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The two sides of St. Lucia

SmarterTravel

St. Lucia has a split personality. In the north, the island hustles and bustles. Busy markets, snarled traffic jams, and late-night parties reflect the nonstop action of this side of the island. To the south, life slows way down. Remote resorts wrap guests in a tranquil atmosphere, and the rainforest invites visitors to slip into a more natural way of sightseeing.

Where you choose to base your St. Lucia stay should account for the opposing atmospheres of the two sides of the island. Cross-island travel isn’t quick, so you’ll want to book a hotel or resort near your planned activities. Can’t decide? Then divide your time with a stay in the north and a stay in the south and really experience all St. Lucia has to offer.

The happening North

The combination of capital city Castries and Rodney Bay, an enclave of beach resorts, bars, and restaurants, puts the pep in the step of St. Lucia’s north. Most cruise ships disembark their passengers in Castries’ downtown, adding to the frenetic pace of this area. Hail a taxi and the hair-raising ride will give you the perfect introduction to this part of the island.

Castries isn’t the prettiest of cities at sea level, but a ride up into the surrounding hills reveals the loveliness of the harbor. For tourists, the market is the place to be. Inside the warren of stalls, you’ll find fruit, spices, T-shirts, and souvenirs, as well as vendors eagerly seeking a sale. For a meal with a view, escape up the hill to the Green Parrot. You can try St. Lucian specialties, such as the divine callaloo soup.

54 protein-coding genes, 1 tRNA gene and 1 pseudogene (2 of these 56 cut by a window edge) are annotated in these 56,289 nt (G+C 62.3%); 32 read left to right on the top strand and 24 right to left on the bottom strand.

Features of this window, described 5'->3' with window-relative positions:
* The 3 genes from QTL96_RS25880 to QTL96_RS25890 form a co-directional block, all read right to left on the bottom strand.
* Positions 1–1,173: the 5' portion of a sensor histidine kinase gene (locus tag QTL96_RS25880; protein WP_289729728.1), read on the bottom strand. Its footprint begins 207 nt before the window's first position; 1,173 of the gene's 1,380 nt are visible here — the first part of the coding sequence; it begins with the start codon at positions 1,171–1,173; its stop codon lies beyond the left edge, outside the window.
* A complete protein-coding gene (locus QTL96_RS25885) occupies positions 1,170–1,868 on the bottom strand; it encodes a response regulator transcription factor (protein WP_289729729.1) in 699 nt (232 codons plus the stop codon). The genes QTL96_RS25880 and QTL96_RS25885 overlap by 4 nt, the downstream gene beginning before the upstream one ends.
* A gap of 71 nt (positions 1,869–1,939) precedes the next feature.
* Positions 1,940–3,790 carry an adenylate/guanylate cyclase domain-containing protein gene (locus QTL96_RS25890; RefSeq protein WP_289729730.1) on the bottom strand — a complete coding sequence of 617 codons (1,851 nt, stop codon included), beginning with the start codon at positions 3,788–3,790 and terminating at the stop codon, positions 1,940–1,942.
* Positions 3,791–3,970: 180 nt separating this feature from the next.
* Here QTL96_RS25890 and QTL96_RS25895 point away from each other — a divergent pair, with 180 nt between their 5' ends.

Farther north in Rodney Bay, hotels line the popular Reduit Beach. Sunbathers can enjoy the Caribbean sun and surf, or add a little excitement by waterskiing or windsurfing. Food and drink are never far, and the hotel’s patio bars provide lovely sunset views in the evening. Across the street, restaurants and bars cater to resort-goers. Razmataz serves up Indian food in a Caribbean setting, and The Lime is a casual hangout. To party with the locals, you’ll want to join the Gros Islet Jump Up on Friday nights. It’s a street party complete with St. Lucian snacks and island music.